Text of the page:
In Shinelock Limited v HMRC  UKUT 107, the Upper Tribunal (UT) found that a loan relationship debit requires recognition in the Profit & Loss Account in order to be taken into account for Corporation Tax purposes. Instead, the payment was a distribution.
- Shinelock Ltd was a Property rental company owned by one director/shareholder, Mr Ahmed, a non-UK resident.
- In 2009, a property was acquired. The deposit was paid by Mr Ahmed and Shinelock was registered as the owner. As part of a verbal contract, it was agreed that any 'capital gain' made on the property would be paid to Mr Ahmed in return for financing.
- During the property ownership, it was rented out and the rental income was paid into an account specified by Mr Ahmed, over which Shinelock had no control.
- When the property was sold, Shinelock paid the net gain to Mr Ahmed. No Disposal was reported in the company tax return. Mr Ahmed reported the disposal in his UK Self Assessment tax return but no tax was due as he was a non-UK resident and the disposal occurred before the non-resident rules changed for disposals of UK property.
- HMRC opened an enquiry into Shinelock's accounting period ended 31 March 2015 and concluded that it was the beneficial owner of the property. A Closure Notice was issued, which was upheld on review.
- Shinelock appealed on the basis that:
- It was not the beneficial owner of the property.
- The gain was equal to the amount owed in loans to Mr Ahmed.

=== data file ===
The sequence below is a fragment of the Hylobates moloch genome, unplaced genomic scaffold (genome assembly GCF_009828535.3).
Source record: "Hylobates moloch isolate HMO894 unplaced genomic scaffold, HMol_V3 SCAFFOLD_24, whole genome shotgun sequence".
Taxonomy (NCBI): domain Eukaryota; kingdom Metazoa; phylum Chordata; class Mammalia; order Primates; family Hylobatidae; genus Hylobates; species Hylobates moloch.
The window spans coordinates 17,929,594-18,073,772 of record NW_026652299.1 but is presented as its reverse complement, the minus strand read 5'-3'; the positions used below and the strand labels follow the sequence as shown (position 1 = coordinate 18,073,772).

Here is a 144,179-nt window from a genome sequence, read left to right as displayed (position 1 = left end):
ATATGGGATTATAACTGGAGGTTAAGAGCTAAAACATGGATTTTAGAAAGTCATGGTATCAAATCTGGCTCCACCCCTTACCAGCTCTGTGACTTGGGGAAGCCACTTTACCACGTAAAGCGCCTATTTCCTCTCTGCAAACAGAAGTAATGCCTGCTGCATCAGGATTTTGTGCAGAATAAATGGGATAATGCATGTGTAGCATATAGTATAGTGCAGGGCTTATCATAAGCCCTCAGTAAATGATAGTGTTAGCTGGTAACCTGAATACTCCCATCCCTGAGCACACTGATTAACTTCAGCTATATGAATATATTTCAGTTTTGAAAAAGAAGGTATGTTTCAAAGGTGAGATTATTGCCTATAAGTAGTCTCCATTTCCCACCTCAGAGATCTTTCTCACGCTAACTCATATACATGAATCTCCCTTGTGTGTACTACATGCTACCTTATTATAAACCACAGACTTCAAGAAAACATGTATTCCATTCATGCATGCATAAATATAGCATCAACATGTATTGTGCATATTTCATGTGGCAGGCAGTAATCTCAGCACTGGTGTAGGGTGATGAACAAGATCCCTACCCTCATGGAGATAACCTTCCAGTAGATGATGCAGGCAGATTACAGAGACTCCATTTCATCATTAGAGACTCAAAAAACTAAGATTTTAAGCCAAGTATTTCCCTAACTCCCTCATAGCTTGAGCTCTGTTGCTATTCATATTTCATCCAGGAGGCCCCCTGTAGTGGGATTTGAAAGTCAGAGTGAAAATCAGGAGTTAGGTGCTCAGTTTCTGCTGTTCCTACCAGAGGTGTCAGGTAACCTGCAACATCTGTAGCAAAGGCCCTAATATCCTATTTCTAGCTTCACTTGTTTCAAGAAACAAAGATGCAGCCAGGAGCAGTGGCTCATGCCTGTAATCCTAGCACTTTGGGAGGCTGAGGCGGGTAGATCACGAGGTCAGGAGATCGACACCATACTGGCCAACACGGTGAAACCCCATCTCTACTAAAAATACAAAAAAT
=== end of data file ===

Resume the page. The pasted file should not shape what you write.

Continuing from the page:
- The FTT dismissed the appeal, finding that there was no Distribution but there was also no Loan relationship debit to be brought into account either.
- Shinelock appealed to the UT.
The UT found that:
- Contrary to the FTT's findings. the payment of the gain was:
- 'An interest or distribution out of assets of the company' and relate to special securities as per s.1000, para F CTA 2010, which defines corporate distributions. Special securities include where consideration is given that is dependent on the results of the business.
- The parties had already agreed the payment was 'out of assets' and there was a security (consideration given for the use of money advanced).
- The FTT had erred in law in finding that the payment was not dependent on the results of the company. Even though the asset was owned for a number of years before disposal which was a one-off, the profit still made up 'the results' of the business.
- The UT remade the FTT decision and held that the payment was a distribution under para F, s.1000 CTA 2010.
- The UT did consider the loan relationship aspects of the appeal. It concluded that s.307 CTA 2009 governs the general principles for bringing loan relationship credits and debits into account for tax purposes. The section states that debits and credits must be those recognised in the Profit and Loss account of the company as prepared in accordance with GAAP.
- The company accounts did not recognise the gain on the property or the payment to Mr Ahmed in the P&L, partly due to the fact that it did not consider itself to be taxable on the disposal.
- The FTT had been generous in its approach in saying net entries could be said to recognise the debit, however, there were no entries at all so no amount was recognised in the accounts.
The appeal was dismissed on the grounds that the payment was a distribution.
Useful guides on this topic
What is a loan relationship? How are profits and losses made from loan relationships taxed? What happens if loans are written down or written off? What is the difference between a trading and non-trading loan relationship? What are the rules for connected party loans?
This practical tax guide explains how dividends are taxed on or after 6 April 2016. It includes HMRC's own examples, more detailed examples, including an Owner Managed Business (OMB) section together with tax planning tips.
Non-resident CGT: UK property
How and when does Capital Gains Tax apply to non-residents owning UK property?